providing atomic patches that the maintainer can review and then either apply
or talk back to the person filing the bug why this is not applicable for this
situation.
I know we have a security team in Debian, but sometimes the presence of just
an asorted list of people caring about one issue while the rest of the teams
overlook this area might be more harmfull, than the issues in themselfs.

> > you must not understand how
> > user-private groups work at all
>
> Well I guess I do,...
>
> > and therefore think that they form some
> >
> > sort of security vulnerability.
>
> In principle yes,... but
> 1) Im not sure whether we see all possible side effects and follow-ups
> of this. There might be scripts, programs etc. which do not correctly
> set their own (secure) unit mask and thus create files which are to
> open. This may even apply to system services. Even in upcoming versions.
> 2) Users may add other user to their own group, thinking that they've
> removed group write permissions on all files, where they do not want to
> allow this. But new files may be created later where this could be
> security critical.
> 3) I'd generally say, no other user should be every trusted. Never!
> E.g. You wouldn't (usually) create firewall rules that blacklist ports
> but such rules which whitelists them. The same should apply here, even a
> trusted user (which was added to the UPG) should generally not be
> trusted but only selectively for certain files.
+1
> > If you have more specific objections other than not understanding the way
> > they work, I'm afraid you're going to have to be more specific, because
> > we can't read your mind. I think many people participating in this
> > thread would be open to being persuaded by a good argument. But you
> > need to present one.
>
> See above,... I know that these are no concrete rock solid points, but I
> guess we just introduce a insecure way of doing something which should
> not be done like this.
> Personally I'd even say we should choose a default umask of 077.
>
> > My personal experience with portmap is that, for most systems, I don't
> > want it installed at all, and for those systems where I need it
> > installed, I also need it to respond to public network interfaces
> > because it's there in order to provide rendezvous service for network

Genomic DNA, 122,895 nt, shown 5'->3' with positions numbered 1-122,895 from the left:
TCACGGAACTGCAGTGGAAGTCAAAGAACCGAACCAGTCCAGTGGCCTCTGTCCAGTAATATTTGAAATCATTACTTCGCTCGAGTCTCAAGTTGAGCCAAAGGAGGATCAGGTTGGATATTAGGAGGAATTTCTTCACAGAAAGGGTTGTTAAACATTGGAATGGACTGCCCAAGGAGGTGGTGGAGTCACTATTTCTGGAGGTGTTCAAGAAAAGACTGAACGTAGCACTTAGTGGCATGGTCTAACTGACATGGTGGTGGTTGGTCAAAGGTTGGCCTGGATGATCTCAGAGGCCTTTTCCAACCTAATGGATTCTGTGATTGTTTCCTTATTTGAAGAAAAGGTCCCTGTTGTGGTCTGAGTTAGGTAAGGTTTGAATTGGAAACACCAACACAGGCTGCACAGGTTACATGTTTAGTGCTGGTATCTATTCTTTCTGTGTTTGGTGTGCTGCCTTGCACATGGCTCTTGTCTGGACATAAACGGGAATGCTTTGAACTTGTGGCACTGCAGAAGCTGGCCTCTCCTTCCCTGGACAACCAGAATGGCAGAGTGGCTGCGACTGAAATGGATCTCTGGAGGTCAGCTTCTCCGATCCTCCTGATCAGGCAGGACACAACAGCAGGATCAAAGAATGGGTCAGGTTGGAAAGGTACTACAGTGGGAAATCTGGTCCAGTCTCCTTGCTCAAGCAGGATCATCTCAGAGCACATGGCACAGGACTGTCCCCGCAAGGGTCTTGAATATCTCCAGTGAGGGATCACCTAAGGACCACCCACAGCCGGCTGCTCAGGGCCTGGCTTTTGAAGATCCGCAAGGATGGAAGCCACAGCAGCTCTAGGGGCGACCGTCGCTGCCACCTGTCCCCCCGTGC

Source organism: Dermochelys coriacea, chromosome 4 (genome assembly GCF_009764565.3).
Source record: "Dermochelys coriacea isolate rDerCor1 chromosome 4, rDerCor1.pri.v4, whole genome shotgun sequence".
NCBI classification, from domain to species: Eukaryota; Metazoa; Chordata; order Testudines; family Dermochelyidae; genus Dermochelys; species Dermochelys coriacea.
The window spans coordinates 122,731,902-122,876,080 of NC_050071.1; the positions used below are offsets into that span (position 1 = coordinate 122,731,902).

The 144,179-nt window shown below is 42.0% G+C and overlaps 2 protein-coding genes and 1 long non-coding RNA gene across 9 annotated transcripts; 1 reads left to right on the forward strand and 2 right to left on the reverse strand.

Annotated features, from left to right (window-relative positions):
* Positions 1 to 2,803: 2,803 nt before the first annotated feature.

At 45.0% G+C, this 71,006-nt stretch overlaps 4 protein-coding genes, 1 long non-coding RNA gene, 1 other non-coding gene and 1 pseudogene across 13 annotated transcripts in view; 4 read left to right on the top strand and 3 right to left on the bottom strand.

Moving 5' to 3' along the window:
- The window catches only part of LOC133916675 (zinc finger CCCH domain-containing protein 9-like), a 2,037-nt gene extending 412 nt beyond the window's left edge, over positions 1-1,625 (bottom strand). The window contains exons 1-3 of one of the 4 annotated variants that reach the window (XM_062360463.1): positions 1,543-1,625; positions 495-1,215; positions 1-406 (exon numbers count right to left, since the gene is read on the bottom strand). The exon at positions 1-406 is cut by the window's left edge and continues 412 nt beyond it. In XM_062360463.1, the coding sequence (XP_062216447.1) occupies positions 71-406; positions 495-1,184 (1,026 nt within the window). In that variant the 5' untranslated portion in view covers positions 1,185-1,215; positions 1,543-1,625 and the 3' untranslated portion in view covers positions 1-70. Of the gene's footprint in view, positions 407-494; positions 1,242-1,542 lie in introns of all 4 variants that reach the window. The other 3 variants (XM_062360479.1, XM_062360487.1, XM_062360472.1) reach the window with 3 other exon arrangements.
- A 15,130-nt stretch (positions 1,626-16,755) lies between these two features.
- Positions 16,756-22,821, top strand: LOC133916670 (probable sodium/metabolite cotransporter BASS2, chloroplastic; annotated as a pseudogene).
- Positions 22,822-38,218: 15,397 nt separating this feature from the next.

> > services.
>
> You need for example for fam, where it's fully enough to have it bound
> to loopback.
> You need it for nfs-common... now you say one probably want's to have it
> then listening to all interfaces,... but I can imagine that people
> install it just because nfs is such a common thing and they want to have
> the manpages in place.
>
> > I appreciate
> > Debian's committment to allowing portmap to not be installed at all so
> > that I can purge it completely on most systems.
> > A package that isn't even
> > installed is better than a package that's installed and listening to
> > localhost.
>
> Of course,...
> But maybe on needs NFS, and needs it just a several places, or very
> rarely. Such people want to have the packages installed, but perhaps
> disable it (portmap) per default and just enable it, when they really
> need it?
>
> > Judging from the changelog of portmap, there's been a *lot* of discussion
> > and angst over this decision over the years, and it wasn't one that was
> > made easily. I think you're overstating this a bit as an example of a
> > bad direction.
>
> Yes,.. but why "opening" something which does not need to be "open".
> If a user/admin really needs it, he'll see that something does not work,
> find out why, and then enables/opens it.... but _only_ if it's really
> required.
> That's a major idea of shipping hardened configurations, I guess.

> > Have you filed bugs?
>
> Mostly,... but sometimes (!), maintainers to not react at all or simply
> say a change is not needed (I've tried for example to convince some of
> them to not use MD5 but something better, without success).
> Sometimes they simply do not want to make things more hardened/secure as
> this would "break" things which currently work out of the box (which I
> can of course understand to some point).
Thats sad and a shame.
> > Could you point people at some examples?
>
> See the examples I've provided in this mails,... e.g. sysctl hardening,
> or the packages download and install unverified stuff issue.
> I've started a somewhat larger discussion about that issue on the d-d
> list here.
>
>
>
> Cheers,
> Chris.


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Old 05-15-2010, 01:39 AM
Christoph Anton Mitterer
 
Default Open then gates

On Sat, 2010-05-15 at 03:32 +0200, Andreas Marschke wrote:
> In that case why dont we as security aware people and people that think that
> more hardened defaults should be applied,
I think we (Debian as a collective) does apparently not think so, which
is probably _not_ specifically proven by that umask002 issue, but many
others.


> go out and file bugs against them
> providing atomic patches that the maintainer can review and then either apply
> or talk back to the person filing the bug why this is not applicable for this
> situation.
See below in my previous mail...


> I know we have a security team in Debian
I guess the security team cannot do much here, expect a package would
ship really extremely dangerously "open" configuration.
But as our project leader wrote in just a few mails ago:
Such "technical" details are under the aegis of the maintainer.



Cheers,
Chris.
 
Old 05-15-2010, 05:22 AM
Russ Allbery
 
Default Open then gates

Christoph Anton Mitterer <calestyo@scientia.net> writes:

> - Many packages contain code which does things that is questionable from
> a security point of view:

> 1) Some of them download and install data from the web (fonts, sun jdk
> doc, firmware, etc.) but do not verify them, therefore bypassing
> Debian's great secure apt system

> 2) Some do this by intention by installing plugins (firefox, josm, etc
> etc.) Of course it's probably bad to completely disable this, but the